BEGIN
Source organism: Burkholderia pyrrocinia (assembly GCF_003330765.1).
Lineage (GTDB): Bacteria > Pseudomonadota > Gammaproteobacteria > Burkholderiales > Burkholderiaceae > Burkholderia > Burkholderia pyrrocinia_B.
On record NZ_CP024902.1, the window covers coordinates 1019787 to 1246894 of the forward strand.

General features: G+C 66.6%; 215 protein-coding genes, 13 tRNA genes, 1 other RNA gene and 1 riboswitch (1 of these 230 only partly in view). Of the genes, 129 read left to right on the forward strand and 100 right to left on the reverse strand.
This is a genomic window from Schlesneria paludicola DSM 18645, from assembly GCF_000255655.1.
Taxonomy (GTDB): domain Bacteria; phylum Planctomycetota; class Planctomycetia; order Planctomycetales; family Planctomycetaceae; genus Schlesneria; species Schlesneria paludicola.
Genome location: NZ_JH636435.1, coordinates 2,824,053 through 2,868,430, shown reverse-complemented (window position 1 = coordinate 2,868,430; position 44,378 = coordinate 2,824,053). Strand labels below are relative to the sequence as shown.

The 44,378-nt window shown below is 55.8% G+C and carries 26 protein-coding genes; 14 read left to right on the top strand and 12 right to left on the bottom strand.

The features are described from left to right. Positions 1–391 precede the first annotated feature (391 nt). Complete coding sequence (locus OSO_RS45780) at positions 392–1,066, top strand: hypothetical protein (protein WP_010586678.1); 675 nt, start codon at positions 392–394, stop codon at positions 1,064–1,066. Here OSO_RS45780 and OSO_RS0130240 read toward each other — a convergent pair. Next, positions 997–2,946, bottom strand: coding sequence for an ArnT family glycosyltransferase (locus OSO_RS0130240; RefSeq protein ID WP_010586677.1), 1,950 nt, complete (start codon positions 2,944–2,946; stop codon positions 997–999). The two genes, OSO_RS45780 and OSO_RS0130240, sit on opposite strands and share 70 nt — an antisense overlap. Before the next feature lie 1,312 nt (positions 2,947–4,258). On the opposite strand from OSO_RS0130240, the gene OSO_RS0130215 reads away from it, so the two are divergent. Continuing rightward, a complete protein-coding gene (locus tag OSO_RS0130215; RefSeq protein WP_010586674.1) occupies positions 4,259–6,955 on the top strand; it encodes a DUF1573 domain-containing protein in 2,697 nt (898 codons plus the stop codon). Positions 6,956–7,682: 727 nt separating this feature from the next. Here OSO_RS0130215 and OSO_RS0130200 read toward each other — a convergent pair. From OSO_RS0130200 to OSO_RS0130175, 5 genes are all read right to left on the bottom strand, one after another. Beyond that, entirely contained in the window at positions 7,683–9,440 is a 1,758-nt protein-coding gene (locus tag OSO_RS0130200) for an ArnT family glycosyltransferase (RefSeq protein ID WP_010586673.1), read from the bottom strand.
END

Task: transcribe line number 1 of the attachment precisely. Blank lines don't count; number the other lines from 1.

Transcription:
Source organism: Burkholderia pyrrocinia (assembly GCF_003330765.1).